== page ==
IT was originally conceived as a piece of ephemera that would drop through someone’s letter box and be of mild, passing interest before being consigned to a drawer or the waste paper bin.
Today, a view of King Street in Shields in the slightly too-vivid colours of a Pearl and Dean advertisement of the same era, captures the location in a moment in time, before its economic fortunes were re-drawn by the march of the out-of-town retail centre.
Similarly, a view of the Tyne off Brigham and Cowan’s shipyard reflects an array of a shipping that belongs, now, to the history books.
In each case, they conceivably carried ‘wish you were here messages”. Looking at them today, however, you’re challenged to think: “Do we wish we still were?”
Which is just part of the appeal of the exhibition, The Postcard: A Voyage of Discovery, at South Shields Museum, where the local views mentioned above, and others, supplement hundreds more from the collection of Gail Nina-Anderson.
They are the choices of the Newcastle-based cultural historian from what she describes as “my own haphazard yet cherished hoard” and which explore the pleasures of collecting and, as she says, “just wondering why?”
The exhibition sets out to be light-hearted, if in some cases the subjects are far from that.
There are dead things, stuffed things, hints of the supernatural and similar curiosities from the gallery of the macabre.
One section devoted to waxworks show efforts ranging from almost fine art to the hilariously frightful.
There are saucy seaside postcards from the era before political correctness, while others reflect the change from sauce to –ahem – glamour.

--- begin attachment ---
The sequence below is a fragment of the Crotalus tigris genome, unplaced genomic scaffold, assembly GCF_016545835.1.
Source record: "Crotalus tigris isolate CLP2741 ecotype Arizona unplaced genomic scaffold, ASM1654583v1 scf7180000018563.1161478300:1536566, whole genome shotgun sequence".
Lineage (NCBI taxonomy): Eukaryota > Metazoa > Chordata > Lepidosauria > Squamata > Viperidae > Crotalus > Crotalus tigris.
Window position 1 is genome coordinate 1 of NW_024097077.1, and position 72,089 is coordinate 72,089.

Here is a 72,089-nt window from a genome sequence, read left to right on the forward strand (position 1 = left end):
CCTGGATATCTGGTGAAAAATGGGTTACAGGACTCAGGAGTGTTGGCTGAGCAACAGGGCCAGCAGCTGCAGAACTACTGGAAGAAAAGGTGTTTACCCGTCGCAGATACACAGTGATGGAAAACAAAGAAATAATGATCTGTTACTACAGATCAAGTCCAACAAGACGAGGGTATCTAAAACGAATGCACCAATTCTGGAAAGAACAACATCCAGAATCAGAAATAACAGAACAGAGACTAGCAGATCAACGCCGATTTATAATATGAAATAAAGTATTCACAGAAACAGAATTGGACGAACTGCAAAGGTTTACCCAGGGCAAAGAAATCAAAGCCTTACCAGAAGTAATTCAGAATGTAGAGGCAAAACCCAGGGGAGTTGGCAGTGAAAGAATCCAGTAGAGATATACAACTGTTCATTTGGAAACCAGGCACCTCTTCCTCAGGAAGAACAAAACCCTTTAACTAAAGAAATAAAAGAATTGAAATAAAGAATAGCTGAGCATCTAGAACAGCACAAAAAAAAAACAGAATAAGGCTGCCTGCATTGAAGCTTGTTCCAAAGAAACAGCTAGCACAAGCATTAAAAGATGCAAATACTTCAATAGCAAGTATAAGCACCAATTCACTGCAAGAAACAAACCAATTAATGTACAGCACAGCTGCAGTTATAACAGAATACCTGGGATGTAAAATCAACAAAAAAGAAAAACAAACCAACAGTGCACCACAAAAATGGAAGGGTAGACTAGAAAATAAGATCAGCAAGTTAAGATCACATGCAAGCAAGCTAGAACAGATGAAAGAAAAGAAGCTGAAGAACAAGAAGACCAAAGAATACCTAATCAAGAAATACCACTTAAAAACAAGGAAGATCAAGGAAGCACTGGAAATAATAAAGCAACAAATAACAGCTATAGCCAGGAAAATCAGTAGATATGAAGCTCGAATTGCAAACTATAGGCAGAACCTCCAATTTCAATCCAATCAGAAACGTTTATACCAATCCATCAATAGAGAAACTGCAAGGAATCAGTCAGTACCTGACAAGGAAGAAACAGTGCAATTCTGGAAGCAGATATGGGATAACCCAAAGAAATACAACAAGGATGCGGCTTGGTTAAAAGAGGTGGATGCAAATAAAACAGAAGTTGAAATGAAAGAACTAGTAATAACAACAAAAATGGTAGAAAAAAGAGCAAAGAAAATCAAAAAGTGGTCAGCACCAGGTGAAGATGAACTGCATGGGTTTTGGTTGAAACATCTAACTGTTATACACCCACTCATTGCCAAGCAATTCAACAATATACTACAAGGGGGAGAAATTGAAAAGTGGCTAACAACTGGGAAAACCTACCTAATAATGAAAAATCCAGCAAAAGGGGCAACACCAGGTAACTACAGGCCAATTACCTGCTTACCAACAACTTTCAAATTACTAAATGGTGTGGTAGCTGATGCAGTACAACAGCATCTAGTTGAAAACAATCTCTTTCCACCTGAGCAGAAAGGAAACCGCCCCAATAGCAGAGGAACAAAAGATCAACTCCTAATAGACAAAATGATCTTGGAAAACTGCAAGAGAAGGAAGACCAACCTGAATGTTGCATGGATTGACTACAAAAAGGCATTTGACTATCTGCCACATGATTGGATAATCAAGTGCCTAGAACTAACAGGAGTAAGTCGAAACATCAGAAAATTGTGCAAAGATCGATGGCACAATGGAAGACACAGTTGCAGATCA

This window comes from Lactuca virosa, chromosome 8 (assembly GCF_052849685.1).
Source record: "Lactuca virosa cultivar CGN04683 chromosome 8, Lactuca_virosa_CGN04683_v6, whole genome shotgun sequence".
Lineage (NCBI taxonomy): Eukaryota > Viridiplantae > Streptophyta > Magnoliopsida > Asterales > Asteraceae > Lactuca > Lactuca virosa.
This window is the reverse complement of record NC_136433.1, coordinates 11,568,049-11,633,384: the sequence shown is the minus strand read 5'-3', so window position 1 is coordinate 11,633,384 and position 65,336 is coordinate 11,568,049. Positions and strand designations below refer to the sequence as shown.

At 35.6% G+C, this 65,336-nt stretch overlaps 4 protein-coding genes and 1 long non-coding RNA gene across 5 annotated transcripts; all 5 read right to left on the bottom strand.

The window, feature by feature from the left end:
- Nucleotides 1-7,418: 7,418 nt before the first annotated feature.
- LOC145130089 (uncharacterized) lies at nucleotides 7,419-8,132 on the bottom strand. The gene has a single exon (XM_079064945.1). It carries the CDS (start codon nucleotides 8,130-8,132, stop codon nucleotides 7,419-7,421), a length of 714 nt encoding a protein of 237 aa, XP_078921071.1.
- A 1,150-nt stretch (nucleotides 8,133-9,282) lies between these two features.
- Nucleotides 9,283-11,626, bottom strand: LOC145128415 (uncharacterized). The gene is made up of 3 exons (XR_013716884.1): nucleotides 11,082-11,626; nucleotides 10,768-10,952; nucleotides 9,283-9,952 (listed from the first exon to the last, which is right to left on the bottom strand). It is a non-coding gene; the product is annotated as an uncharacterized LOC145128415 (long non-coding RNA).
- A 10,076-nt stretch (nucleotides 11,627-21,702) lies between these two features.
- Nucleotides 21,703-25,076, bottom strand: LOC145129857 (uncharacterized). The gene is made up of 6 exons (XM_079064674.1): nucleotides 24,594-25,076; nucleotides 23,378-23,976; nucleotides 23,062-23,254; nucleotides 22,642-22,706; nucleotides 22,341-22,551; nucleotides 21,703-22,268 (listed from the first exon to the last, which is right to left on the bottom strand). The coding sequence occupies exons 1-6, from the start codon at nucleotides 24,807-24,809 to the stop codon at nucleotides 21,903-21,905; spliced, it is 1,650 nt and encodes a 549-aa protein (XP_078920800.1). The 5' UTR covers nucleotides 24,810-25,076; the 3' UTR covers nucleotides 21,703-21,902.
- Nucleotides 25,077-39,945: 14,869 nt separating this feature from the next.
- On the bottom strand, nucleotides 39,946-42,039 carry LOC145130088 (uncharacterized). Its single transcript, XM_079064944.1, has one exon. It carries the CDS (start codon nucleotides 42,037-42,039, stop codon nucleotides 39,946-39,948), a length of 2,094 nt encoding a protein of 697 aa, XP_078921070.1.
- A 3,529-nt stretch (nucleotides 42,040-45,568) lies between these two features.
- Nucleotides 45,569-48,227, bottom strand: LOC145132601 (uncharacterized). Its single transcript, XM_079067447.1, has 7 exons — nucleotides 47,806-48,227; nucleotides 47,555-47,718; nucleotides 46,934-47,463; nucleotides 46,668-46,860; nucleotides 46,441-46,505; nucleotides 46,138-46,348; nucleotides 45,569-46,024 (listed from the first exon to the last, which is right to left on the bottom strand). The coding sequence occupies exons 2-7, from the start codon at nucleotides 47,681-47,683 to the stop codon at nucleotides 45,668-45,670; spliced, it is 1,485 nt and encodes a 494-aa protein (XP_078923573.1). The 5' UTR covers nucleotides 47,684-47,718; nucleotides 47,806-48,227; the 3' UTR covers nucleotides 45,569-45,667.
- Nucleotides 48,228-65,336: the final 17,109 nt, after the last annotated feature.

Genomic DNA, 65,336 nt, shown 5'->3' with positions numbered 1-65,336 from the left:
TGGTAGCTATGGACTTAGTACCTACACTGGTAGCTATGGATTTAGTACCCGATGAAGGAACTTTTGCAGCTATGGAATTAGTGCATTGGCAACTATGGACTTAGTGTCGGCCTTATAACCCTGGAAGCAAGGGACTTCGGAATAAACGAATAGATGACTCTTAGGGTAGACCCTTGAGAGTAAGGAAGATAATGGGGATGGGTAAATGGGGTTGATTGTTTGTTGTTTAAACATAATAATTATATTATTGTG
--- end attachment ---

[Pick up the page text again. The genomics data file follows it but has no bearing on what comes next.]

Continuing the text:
And there are postcards that are in themselves political, and others that make social and cultural statements.
There are babies and cuddly animals in various engaging or bizarre settings.
More again simply chart the evolution of colour in postcard production, going back to the off-kilter, sometimes eerie, hand-colouring of the turn of last century.
What the exhibition engagingly illustrates, for the viewer, is that there is no end to the human imagination: a kangaroo on a bicycle, HRH The Prince of Wales sculpted in butter.
In that respect, it’s wise just to suspend your disbelief and enjoy the apparently endless creativity of the human mind.
Going back to the local views, some of them are lovely, like the North beach – now Little Haven – again in those slightly too vivid colours that paint the sand just a touch too golden.
There is also a splendid one of the lifeboat Tyne, adorned with flags, which goes back to its early days in its location at the Pier Head in Shields.
Holiday photographs which can be instantly snapped and forwarded from smart ‘phones may, to some extent, have replaced the postcard in the scheme of things.
Which only leaves you sad for following generations who we risk leaving nothing similar to engage with, dazzle, perplex, entertain and – yes – just occasionally ask: Why?!
l The Postcard: A Voyage of Discovery runs at South Shields Museum until January 24.
l The museum is closed between December 14 and January 4, except for Santa’s Grotto day on December 20.